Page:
Alex Yampolskiy, CEO of SecurityScorecard, said Chief Information Security Officers need to become more proactive and speak in business terms amid boardroom pressure, budget cuts and new threats.

Yampolskiy, speaking on DisrupTV, outlined the new landscape for CISOs. SecurityScorecard provides security ratings across 10 risk factors, provides insights and assessments and quantifies cyber risks. Yampolskiy appearance on DisrupTV came as the 2023 Verizon Data Breach Investigations Report found that 24% of all breaches involved ransomware, 83% of breaches involved external actors and 19% involved internal actors.

Here's a look at the key cybersecurity themes from Yampolskiy.

Cybersecurity is a boardroom issue. The Securities and Exchange Commission (SEC) has proposed cybersecurity disclosure rules that would require companies to disclose any type of cybersecurity incident within four days. "This disclosure of cyber incidents is much faster than before, so I think it's going to be wake-up call for a lot of boards," said Yampolskiy.

Why KPIs matter. Yampolskiy said KPIs on cybersecurity are critical, but undeveloped. "I think security has always been subjective and that's a problem," said Yampolskiy. "With cybersecurity people think they are safe but aren't. KPIs quantify risk and even if you don't agree with them at least you know you can improve what you can measure."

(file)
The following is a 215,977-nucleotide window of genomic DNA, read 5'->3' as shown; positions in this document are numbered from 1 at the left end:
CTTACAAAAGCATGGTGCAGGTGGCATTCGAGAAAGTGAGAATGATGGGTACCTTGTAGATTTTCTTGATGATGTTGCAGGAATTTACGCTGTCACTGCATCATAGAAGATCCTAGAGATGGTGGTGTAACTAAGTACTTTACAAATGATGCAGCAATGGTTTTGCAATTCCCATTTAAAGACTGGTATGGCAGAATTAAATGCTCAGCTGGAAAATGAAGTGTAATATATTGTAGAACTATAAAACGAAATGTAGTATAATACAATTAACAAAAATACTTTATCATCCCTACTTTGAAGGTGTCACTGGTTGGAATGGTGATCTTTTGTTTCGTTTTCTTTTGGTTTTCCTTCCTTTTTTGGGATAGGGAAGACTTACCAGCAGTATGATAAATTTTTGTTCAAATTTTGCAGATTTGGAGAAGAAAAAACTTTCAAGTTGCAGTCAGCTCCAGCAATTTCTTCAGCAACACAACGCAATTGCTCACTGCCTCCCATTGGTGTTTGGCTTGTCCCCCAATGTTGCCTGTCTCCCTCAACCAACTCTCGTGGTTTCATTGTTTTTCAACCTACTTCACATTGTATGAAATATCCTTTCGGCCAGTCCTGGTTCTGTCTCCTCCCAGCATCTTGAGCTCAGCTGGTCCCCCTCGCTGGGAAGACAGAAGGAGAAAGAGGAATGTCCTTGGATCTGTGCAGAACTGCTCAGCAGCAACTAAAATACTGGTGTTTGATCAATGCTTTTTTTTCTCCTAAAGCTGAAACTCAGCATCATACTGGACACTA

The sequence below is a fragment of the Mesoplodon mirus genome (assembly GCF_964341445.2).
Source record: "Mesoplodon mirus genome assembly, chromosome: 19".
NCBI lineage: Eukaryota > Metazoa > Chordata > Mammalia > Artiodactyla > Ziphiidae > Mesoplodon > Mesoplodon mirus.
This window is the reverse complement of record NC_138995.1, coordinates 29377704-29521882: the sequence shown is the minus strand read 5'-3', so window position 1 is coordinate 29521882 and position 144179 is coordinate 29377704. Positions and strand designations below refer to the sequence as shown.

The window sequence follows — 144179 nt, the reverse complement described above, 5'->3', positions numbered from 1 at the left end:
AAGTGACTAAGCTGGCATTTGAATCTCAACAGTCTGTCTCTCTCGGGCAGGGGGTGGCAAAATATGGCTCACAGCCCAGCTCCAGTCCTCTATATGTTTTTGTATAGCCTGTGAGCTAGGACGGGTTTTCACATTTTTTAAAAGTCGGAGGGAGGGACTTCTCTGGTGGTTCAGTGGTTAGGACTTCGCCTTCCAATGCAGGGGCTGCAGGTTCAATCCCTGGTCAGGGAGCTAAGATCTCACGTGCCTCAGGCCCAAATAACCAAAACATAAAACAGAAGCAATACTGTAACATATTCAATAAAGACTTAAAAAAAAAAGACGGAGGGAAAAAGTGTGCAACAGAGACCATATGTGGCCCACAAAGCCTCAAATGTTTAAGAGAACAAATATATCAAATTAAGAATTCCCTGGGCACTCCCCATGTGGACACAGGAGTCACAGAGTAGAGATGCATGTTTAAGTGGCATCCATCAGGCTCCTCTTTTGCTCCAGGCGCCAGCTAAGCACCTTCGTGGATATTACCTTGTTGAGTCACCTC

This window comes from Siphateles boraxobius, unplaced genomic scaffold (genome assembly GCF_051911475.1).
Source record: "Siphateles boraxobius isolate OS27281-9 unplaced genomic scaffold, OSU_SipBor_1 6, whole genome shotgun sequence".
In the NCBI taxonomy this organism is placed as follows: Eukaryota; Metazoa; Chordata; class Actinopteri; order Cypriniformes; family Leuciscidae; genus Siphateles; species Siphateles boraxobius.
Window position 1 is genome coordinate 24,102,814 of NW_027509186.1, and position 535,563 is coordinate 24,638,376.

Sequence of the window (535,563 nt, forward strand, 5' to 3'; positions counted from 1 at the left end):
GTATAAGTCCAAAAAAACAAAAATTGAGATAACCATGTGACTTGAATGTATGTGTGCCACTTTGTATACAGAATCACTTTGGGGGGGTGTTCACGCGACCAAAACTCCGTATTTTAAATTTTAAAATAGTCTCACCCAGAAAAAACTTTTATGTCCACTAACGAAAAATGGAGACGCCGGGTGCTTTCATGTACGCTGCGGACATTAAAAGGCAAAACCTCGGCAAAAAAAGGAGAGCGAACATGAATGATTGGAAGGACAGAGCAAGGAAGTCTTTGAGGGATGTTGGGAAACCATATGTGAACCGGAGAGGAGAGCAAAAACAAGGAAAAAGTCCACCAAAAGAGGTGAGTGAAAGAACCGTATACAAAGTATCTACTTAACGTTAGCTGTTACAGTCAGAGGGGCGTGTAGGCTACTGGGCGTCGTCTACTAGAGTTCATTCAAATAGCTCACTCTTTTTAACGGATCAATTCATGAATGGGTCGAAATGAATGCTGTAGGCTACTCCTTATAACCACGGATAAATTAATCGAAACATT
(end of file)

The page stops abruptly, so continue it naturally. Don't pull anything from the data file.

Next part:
Cybersecurity has to be proactive. "If a company has to wait for regulations to worry about security they're already in trouble," said Yampolskiy.

Compliance doesn't equate to security. Yampolskiy said compliance and cybersecurity practices overlap in areas but aren't equal. "Fully compliant doesn't mean you're fully secure," he said. The intersections of those concentric cybersecurity and compliance circles are where attacks can happen, said Yampolskiy, who added that there should be a continuous improvement approach to cybersecurity.

Advice for CISOs. Yampolskiy is a former CISO and acknowledges that the job is stressful. "CISOs frankly have an awesome amount of responsibility," said Yampolskiy. "It's an incredibly stressful job." His advice for CISOs:

  • Speak the language of the boardroom. CISOs have to save budget while trying to secure data that is proliferating by the minute. CISOs need to speak in terms of ROI and financial impact. "The No. 1 thing CISOs need to do is communicate in the language of boards. Don't spend a lot of time on technical terms, but make sure the board knows the risks and the financial impact," said Yampolskiy.
  • Position cybersecurity as an enabler of transformation instead of a cost center. "A lot of CISOs say no a lot and have a negative perception as a cost center and do not get a seat at the table," said Yampolskiy. "Position yourself as somebody who enables the board to conduct more business and earn the trust and credibility of your customers and drive more revenue growth."
  • Quantify risks. "Have a set of objective KPIs that you can measure and quantify risks," said Yampolskiy. "Then you can show the board your plan, show how your industry is doing and how competitors are doing."

Be proactive not reactive. Yampolskiy said CISOs can't sit around waiting to be attacked. You have to assume that the adversary has already got into the environment.